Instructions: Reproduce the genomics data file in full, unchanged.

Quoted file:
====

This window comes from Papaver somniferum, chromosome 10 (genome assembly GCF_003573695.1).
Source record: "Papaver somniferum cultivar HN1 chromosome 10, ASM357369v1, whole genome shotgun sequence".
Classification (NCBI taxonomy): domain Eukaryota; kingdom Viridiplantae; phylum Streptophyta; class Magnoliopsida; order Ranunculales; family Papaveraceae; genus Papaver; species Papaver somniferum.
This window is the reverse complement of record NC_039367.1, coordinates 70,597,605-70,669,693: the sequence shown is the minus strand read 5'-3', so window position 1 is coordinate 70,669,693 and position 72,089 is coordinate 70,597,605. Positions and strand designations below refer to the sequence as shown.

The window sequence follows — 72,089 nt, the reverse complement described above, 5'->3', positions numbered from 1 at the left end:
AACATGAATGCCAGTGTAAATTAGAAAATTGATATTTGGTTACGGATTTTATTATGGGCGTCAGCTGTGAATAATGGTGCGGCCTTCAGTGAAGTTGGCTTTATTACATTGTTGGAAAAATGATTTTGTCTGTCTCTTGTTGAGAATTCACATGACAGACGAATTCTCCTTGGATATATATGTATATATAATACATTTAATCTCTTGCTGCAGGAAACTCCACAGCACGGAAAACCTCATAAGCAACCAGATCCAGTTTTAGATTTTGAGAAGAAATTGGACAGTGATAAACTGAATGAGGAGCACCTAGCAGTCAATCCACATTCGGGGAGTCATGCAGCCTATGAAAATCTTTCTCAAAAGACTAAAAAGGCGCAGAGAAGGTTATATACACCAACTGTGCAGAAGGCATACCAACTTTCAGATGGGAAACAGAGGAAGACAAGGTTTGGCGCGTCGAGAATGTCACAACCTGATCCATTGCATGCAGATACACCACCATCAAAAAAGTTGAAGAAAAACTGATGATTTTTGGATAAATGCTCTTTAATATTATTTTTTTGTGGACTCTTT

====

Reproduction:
This window comes from Papaver somniferum, chromosome 10 (genome assembly GCF_003573695.1).
Source record: "Papaver somniferum cultivar HN1 chromosome 10, ASM357369v1, whole genome shotgun sequence".
Classification (NCBI taxonomy): domain Eukaryota; kingdom Viridiplantae; phylum Streptophyta; class Magnoliopsida; order Ranunculales; family Papaveraceae; genus Papaver; species Papaver somniferum.
This window is the reverse complement of record NC_039367.1, coordinates 70,597,605-70,669,693: the sequence shown is the minus strand read 5'-3', so window position 1 is coordinate 70,669,693 and position 72,089 is coordinate 70,597,605. Positions and strand designations below refer to the sequence as shown.

The window sequence follows — 72,089 nt, the reverse complement described above, 5'->3', positions numbered from 1 at the left end:
AACATGAATGCCAGTGTAAATTAGAAAATTGATATTTGGTTACGGATTTTATTATGGGCGTCAGCTGTGAATAATGGTGCGGCCTTCAGTGAAGTTGGCTTTATTACATTGTTGGAAAAATGATTTTGTCTGTCTCTTGTTGAGAATTCACATGACAGACGAATTCTCCTTGGATATATATGTATATATAATACATTTAATCTCTTGCTGCAGGAAACTCCACAGCACGGAAAACCTCATAAGCAACCAGATCCAGTTTTAGATTTTGAGAAGAAATTGGACAGTGATAAACTGAATGAGGAGCACCTAGCAGTCAATCCACATTCGGGGAGTCATGCAGCCTATGAAAATCTTTCTCAAAAGACTAAAAAGGCGCAGAGAAGGTTATATACACCAACTGTGCAGAAGGCATACCAACTTTCAGATGGGAAACAGAGGAAGACAAGGTTTGGCGCGTCGAGAATGTCACAACCTGATCCATTGCATGCAGATACACCACCATCAAAAAAGTTGAAGAAAAACTGATGATTTTTGGATAAATGCTCTTTAATATTATTTTTTTGTGGACTCTTT